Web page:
Pour less from Pewter.

Using hand-held XRF to test for lead.

What is Pewter?

Pewter is a malleable metal alloy with traditionally 85-99% tin, with the remainder 1-4% consisting of copper (hardener) and lead (lower grade pewter). Pewter is similar in appearance to silver, as it is shiny, and will oxidise to a dull grey over time if left untreated. Few pewter artefacts have survived the centuries as any pewter that was damaged or worn would have be melted and recycled.

Types of Pewter

The Worship Company of Pewterers controlled pewter constituents in England in the 15th century. This company laid down the composition of the pewter alloy, originally in two grades.   The first was known as “fine metal” or “eating ware,” and was used for tableware. This was made from 96-99% tin, and 1-4% copper. The second type, known as “trifling metal” or “trifle” was used for hollowware (Holloware is metal tableware such as teapots, water jugs, sugar bowls etc) and is usually made with 92% tin, 1-4% copper and up to 4% lead.

In the 16th century an additional type was created called “lay” or “ley” and were used for items not in contact with food or drink. Lay usually contained up to 15% lead.  These three types of alloys were used with little variation until the 20th century.

How has Pewter been used?

Pewter has been referred to as “the poor man’s silver.” It was first used around the beginning of the Bronze Age, with the earliest known piece found in an Egyptian tomb from 1450 BC.

Pewter was very common during the Middle Ages and was used extensively until the development of pottery and glassmaking during the 18th and 19th centuries. An irreversible shift occurred when pewter, once the chief material used for plates, cups and bowls in daily life was replaced by the mass production of pottery, porcelain and glass products. By the 1850s pewter had largely disappeared. Later in the 20th century it made a resurgence in popularity, due to the introduction of the Art Nouveau styles of Liberty’s Tudric range.

In the 1950s and 1960s centrifugal casting was developed and this new technology led to a boom in the popularity of pewter in jewellery and artware.

Using hand-held XRF to test for lead

Image 1: Pewter Jugs used in analysis

A staff member was gifted two vintage Selangor Pewter jugs (as shown by the stamping on the base). Both were tested using a Bruker Titan S1 800 using the restricted materials calibration. 

Image 2: Results screen from S1 Titan using RoHS Calibration

The results

Spectra 1: Pewter Jug 2 side analysis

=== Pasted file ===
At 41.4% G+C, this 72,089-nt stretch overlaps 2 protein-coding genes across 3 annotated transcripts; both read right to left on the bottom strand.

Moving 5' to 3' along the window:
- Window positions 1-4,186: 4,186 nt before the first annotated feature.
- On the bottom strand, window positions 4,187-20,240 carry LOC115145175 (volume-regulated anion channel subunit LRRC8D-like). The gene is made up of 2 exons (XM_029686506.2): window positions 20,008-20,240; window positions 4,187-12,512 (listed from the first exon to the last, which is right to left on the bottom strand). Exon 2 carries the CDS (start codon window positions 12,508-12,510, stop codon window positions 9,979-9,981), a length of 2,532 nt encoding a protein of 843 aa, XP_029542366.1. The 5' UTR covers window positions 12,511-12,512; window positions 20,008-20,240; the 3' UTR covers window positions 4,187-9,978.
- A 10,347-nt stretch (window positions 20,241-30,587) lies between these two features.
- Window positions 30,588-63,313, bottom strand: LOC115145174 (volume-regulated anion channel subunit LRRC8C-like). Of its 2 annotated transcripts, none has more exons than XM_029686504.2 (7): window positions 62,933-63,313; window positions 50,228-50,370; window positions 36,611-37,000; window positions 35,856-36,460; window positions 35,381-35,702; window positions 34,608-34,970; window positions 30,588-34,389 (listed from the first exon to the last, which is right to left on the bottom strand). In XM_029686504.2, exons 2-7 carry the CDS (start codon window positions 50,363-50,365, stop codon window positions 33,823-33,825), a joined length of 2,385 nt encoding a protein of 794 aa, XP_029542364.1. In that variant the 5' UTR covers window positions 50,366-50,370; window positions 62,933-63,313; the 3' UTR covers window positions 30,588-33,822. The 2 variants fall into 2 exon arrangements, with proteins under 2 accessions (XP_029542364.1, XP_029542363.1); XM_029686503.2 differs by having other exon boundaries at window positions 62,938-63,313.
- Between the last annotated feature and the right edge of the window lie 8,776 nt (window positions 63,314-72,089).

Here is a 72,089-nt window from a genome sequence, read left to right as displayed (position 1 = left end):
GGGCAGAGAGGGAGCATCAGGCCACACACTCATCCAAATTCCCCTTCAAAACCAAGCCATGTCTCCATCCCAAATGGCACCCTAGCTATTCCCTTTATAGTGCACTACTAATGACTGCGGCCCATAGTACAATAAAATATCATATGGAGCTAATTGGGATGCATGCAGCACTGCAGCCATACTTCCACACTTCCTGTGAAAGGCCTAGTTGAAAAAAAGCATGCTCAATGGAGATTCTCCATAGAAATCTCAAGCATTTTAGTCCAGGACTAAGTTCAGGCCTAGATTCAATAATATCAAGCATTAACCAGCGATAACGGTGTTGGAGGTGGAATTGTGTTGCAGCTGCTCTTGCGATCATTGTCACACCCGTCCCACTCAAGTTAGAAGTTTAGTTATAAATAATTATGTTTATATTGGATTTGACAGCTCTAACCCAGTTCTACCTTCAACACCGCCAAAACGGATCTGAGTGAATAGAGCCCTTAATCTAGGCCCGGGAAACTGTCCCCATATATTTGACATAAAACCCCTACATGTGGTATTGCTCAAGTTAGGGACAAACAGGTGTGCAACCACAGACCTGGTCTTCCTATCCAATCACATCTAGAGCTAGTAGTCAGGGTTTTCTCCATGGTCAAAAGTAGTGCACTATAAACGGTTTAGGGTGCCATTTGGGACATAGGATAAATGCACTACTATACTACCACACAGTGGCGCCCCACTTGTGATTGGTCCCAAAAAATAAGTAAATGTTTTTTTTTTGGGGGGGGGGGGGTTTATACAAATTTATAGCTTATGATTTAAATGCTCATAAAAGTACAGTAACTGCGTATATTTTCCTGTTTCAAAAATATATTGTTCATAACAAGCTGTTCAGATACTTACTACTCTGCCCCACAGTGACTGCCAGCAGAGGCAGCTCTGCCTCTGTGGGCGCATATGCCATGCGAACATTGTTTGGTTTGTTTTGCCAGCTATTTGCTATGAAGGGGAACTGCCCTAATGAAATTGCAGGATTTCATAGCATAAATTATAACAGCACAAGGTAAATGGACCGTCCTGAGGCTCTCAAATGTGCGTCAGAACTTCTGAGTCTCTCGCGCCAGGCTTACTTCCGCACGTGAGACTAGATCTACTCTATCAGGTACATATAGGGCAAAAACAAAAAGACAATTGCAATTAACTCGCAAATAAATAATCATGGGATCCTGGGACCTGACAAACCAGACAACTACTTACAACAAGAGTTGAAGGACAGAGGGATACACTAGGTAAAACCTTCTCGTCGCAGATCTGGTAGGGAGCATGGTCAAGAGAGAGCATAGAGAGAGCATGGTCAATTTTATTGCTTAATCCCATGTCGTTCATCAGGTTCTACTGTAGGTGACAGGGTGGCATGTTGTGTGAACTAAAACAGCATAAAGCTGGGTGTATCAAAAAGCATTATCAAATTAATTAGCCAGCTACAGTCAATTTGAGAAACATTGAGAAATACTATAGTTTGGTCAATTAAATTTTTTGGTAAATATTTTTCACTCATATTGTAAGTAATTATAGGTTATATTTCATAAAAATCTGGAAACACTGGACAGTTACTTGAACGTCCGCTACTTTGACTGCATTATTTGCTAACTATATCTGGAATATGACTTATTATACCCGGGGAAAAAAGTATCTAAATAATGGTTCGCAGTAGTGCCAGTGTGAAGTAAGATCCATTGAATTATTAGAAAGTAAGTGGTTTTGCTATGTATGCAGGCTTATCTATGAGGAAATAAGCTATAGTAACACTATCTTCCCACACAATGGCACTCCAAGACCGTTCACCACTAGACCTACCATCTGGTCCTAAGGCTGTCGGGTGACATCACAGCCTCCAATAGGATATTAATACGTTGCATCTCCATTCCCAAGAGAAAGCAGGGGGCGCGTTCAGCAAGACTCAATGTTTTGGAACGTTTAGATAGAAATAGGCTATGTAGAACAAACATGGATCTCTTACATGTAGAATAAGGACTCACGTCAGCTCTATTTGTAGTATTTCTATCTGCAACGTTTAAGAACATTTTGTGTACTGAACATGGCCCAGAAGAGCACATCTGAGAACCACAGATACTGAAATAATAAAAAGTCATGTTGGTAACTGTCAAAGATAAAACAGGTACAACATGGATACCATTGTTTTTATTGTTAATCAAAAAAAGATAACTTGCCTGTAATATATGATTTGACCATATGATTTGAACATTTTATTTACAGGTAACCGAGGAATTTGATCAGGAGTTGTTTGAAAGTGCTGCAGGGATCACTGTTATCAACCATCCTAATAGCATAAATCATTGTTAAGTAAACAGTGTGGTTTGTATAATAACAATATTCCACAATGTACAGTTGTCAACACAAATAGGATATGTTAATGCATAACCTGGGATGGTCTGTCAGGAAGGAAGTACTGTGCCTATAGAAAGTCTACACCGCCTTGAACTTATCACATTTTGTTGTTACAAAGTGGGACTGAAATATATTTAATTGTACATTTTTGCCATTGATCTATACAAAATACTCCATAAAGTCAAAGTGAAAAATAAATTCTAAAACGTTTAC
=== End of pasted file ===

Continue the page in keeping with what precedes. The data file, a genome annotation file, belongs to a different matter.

Spectra 2: Pewter Jug 1 handle analysis

What health risks are there?

 If there is a possibility that a pewter item in your possession contains lead it is strongly advised that you no longer use the item for any purposes that where your body comes into contact with the item (e.g. cups, plates, jugs and jewellery). This is advised because the lead could be leaching out of the metal and there are many health concerns that stem from coming into contact with lead over a prolonged period of time.

Spectra 3: Pewter Jug 1 lid analysis

Spectra 3-1

Spectra 4: Pewter Jug 1 bottom analysis

Fun fact: If Pewter contains lead it will get darker with age and will become more difficult to buff to its original shine and colour.

Spectra 5: Jug 2 side

Spectra 6: Jug 2 side


The recommended value of lead should be below 1000 ppm for any item that a person comes into contact with on a daily basis. Anything above this level is considered unsafe, and should be avoided for its intended use, especially if in contact with the human body.

Jug one contained lead values of 1580 ppm on the side (Spectra 1) and 2404 ppm on the lid (Spectra 2). Both values are higher than the recommended 1000 ppm level. The differing lead concentrations within the jug could be from temperature as this jug has been previously used. Spectra 3 was taken from the bottom of the pewter jug and passed the RoHS, highlighting that the lead values vary across the different surfaces of the jug.

Jug two contained lower levels of lead, with 1071 ppm in the side (Spectral 4), and 1331 ppm in the lid (spectra 5). Although both readings were lower, they were still above the recommended amount. The wooden handle of the jug passed the RoHS scan, so there were was nothing harmful in the coating on top of the wood.

Using hand-held XRF to test for lead


Both pewter jugs came back with elevated levels of lead. As lead was detected in quantities above the safe limit (recommended levels are <1000ppm). The jugs will therefore not be used for used for its primary purpose of storing liquids for drinking purposes .

Instead our staff members will have to be creative and find an alternative use for them. A vase perhaps?

Further Reading:

If this has sparked some interest, read further about RoHS here:


More about pewters here:



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